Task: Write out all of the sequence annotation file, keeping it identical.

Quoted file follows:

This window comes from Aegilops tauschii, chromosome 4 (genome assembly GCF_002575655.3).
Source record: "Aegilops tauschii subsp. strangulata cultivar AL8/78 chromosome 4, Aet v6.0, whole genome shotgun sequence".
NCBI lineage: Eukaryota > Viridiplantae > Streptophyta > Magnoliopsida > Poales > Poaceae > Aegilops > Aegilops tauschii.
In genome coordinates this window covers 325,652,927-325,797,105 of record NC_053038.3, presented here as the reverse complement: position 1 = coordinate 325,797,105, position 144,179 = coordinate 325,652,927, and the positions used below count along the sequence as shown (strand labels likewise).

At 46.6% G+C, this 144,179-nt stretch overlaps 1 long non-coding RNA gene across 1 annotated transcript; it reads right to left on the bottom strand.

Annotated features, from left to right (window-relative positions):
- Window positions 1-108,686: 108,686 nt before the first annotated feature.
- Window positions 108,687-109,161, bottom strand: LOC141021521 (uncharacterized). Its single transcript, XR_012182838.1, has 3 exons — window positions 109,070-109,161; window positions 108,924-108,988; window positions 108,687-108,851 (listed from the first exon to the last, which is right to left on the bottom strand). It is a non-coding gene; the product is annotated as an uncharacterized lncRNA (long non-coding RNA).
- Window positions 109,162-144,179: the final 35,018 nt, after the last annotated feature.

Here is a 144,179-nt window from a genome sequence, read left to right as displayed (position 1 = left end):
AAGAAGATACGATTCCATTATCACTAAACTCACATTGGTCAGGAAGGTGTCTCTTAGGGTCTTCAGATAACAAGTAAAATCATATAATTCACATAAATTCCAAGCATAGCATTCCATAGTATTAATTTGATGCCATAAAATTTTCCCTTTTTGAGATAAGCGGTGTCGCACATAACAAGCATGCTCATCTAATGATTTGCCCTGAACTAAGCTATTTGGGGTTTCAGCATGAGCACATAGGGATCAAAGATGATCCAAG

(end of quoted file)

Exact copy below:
This window comes from Aegilops tauschii, chromosome 4 (genome assembly GCF_002575655.3).
Source record: "Aegilops tauschii subsp. strangulata cultivar AL8/78 chromosome 4, Aet v6.0, whole genome shotgun sequence".
NCBI lineage: Eukaryota > Viridiplantae > Streptophyta > Magnoliopsida > Poales > Poaceae > Aegilops > Aegilops tauschii.
In genome coordinates this window covers 325,652,927-325,797,105 of record NC_053038.3, presented here as the reverse complement: position 1 = coordinate 325,797,105, position 144,179 = coordinate 325,652,927, and the positions used below count along the sequence as shown (strand labels likewise).

At 46.6% G+C, this 144,179-nt stretch overlaps 1 long non-coding RNA gene across 1 annotated transcript; it reads right to left on the bottom strand.

Annotated features, from left to right (window-relative positions):
- Window positions 1-108,686: 108,686 nt before the first annotated feature.
- Window positions 108,687-109,161, bottom strand: LOC141021521 (uncharacterized). Its single transcript, XR_012182838.1, has 3 exons — window positions 109,070-109,161; window positions 108,924-108,988; window positions 108,687-108,851 (listed from the first exon to the last, which is right to left on the bottom strand). It is a non-coding gene; the product is annotated as an uncharacterized lncRNA (long non-coding RNA).
- Window positions 109,162-144,179: the final 35,018 nt, after the last annotated feature.

Here is a 144,179-nt window from a genome sequence, read left to right as displayed (position 1 = left end):
AAGAAGATACGATTCCATTATCACTAAACTCACATTGGTCAGGAAGGTGTCTCTTAGGGTCTTCAGATAACAAGTAAAATCATATAATTCACATAAATTCCAAGCATAGCATTCCATAGTATTAATTTGATGCCATAAAATTTTCCCTTTTTGAGATAAGCGGTGTCGCACATAACAAGCATGCTCATCTAATGATTTGCCCTGAACTAAGCTATTTGGGGTTTCAGCATGAGCACATAGGGATCAAAGATGATCCAAG